Women represent the new face of immigrants coming to the United States, according to a report released earlier this year by New America Media, a nonprofit organization that disseminates information from ethnic media outlets. The survey involved a total of 1,002 telephone interviews across the United States conducted during August and September 2009.
Women Immigrants: Stewards of the 21st Century Family updates the traditional narrative of solo male migration and reveals that more and more women, many of them Latinas, are taking the journey. Indeed, of the 18.9 million immigrant women reported by the U.S. Census, approximately 53% are from Latin America.
With 49 percent of the U.S. immigrants being women, the bulk of them — whether from Latin America, Asia or Africa — reported that they came here to join family members already in the United States. Thirty eight percent said they wanted to join relatives here and twenty-two percent said they wanted a better life for their children. Two percent said they wanted to become American citizens.
Moreover, the report indicates that many immigrant women are proving successful in this endeavor. Over 90 percent of women immigrants interviewed reported that their family units, including husband and children, were intact. Yet this accomplishment has not come easily, requiring women immigrants to overcome substantial challenges, including serious economic barriers finding employment as well as difficulties in being able to hold their families together and helping their children achieve success. The report also cites access to quality health care and the “language barrier” as other major problems for immigrant women.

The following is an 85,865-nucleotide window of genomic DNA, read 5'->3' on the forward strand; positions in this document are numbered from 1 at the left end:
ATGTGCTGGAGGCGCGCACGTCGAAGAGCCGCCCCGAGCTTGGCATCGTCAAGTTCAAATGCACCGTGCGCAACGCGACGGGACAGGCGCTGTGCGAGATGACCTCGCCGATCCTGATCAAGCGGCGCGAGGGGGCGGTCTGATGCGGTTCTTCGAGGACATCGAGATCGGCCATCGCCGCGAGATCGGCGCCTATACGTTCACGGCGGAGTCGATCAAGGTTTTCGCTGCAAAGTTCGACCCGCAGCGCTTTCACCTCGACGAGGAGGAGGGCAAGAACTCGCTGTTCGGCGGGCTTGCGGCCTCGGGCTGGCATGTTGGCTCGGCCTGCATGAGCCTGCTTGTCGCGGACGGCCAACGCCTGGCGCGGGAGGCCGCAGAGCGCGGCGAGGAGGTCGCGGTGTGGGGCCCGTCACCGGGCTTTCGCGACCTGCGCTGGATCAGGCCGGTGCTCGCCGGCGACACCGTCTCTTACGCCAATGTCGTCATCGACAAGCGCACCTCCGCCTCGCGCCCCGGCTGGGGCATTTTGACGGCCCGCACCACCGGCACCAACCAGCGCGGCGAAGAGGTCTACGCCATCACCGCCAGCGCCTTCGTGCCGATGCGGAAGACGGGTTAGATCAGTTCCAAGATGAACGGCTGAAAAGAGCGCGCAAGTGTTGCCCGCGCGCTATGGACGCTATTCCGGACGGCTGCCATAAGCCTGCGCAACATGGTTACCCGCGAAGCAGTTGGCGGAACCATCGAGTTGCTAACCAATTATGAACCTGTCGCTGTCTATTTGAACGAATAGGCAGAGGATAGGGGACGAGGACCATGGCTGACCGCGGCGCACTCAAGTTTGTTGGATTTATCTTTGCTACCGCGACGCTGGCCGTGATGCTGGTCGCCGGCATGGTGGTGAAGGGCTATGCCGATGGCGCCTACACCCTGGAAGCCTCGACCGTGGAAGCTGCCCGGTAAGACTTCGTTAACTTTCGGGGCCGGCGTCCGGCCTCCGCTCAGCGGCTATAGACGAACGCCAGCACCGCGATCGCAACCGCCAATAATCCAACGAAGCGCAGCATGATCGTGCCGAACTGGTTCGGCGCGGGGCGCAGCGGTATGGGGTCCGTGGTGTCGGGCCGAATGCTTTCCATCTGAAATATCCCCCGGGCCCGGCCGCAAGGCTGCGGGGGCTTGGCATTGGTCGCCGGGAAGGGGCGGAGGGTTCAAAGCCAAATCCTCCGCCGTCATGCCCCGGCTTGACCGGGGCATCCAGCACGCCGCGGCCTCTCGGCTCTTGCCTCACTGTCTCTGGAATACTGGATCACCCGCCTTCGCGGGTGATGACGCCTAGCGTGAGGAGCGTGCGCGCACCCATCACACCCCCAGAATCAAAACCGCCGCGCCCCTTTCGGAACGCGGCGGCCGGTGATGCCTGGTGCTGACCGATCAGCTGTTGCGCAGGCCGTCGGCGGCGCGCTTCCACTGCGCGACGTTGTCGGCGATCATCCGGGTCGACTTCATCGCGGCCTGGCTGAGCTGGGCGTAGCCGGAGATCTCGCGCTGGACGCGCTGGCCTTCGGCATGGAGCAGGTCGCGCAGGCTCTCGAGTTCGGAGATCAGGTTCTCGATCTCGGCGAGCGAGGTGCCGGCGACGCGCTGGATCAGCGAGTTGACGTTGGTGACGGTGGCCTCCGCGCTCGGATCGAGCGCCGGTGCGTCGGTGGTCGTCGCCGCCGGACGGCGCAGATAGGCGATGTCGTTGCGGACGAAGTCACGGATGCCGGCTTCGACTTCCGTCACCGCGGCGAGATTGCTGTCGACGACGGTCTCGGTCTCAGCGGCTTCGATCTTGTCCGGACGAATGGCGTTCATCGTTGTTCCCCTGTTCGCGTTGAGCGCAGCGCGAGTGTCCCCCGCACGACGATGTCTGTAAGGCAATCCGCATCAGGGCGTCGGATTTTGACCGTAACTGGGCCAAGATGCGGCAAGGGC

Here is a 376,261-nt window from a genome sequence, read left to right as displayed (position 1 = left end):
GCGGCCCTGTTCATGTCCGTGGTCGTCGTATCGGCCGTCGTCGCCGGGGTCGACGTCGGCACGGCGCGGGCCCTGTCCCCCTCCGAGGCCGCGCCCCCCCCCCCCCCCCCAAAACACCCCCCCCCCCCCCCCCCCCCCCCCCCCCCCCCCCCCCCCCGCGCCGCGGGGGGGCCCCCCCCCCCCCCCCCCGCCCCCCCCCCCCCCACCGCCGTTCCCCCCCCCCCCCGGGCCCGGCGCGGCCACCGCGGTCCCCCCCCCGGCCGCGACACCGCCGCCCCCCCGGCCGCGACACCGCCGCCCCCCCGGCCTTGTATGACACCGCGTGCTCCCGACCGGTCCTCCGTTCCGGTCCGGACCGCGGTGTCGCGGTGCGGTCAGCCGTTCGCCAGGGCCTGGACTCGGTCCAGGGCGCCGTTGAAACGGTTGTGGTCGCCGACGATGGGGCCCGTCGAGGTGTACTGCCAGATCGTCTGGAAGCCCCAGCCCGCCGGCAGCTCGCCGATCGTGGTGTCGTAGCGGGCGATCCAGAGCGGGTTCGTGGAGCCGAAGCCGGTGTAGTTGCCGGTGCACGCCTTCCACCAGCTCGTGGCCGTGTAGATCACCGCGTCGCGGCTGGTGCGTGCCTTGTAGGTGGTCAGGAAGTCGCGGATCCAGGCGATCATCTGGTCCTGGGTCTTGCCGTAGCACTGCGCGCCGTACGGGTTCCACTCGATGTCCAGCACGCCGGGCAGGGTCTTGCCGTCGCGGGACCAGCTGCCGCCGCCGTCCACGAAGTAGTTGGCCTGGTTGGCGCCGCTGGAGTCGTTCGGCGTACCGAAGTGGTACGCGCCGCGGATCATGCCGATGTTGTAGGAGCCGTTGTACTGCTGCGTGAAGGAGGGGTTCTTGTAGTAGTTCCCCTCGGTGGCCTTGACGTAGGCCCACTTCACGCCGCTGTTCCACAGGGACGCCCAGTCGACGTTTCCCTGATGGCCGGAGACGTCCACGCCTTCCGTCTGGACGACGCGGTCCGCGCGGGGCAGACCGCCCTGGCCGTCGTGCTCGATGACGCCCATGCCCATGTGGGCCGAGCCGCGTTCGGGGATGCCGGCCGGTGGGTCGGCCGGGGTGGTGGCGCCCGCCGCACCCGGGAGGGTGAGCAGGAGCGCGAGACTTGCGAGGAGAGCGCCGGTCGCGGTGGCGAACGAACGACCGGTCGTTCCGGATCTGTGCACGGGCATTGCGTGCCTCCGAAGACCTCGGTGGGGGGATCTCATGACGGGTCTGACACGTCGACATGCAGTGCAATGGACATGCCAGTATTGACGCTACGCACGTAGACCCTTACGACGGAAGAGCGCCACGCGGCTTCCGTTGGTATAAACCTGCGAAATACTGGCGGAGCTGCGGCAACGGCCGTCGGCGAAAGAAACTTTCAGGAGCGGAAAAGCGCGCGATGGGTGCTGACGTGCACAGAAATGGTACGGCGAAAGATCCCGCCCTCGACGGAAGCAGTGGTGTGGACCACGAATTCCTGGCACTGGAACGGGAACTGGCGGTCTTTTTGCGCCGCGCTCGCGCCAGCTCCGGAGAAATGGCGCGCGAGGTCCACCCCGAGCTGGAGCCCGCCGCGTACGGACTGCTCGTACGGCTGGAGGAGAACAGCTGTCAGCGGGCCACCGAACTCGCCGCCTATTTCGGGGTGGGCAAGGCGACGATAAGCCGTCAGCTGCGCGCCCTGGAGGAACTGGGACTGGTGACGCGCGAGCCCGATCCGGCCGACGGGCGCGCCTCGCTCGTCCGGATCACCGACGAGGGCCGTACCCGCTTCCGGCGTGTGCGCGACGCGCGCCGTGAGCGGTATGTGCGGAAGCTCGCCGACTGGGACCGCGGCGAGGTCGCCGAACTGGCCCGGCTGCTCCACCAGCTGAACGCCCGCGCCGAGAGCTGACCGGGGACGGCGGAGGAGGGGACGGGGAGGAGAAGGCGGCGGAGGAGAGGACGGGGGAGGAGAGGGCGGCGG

Notably, while all immigrant women believe discrimination against them is increasing, Latina immigrants face the highest levels of ethnic discrimination. As the report states, “It is no coincidence that this group of women has experienced the greatest number of immigration raids in their communities.”
Moreover, although the majority of immigrant women from Korea, India, Africa, and China currently earn more than double the salary of their first job in the United States, Latina immigrants had not done as well. Nearly half of Latina immigrants reported making less than $1000 a month.
This report highlights the growing number of foreign-born Latinas and their contribution to the overall health of the nation as leaders of their family. Several studies indicate that Latina immigrants are less like to receive adequate reproductive health care, including annual Pap smears, contraceptives, HIV treatment, and sex education, than white women. The health status needs of Latina immigrants and immigrant women in general needs to be a matter of great concern to advocates and policy-makers.
For more information on the reproductive health of Latina immigrants, click here.
By Ivette Sanchez, Policy and Advocacy Intern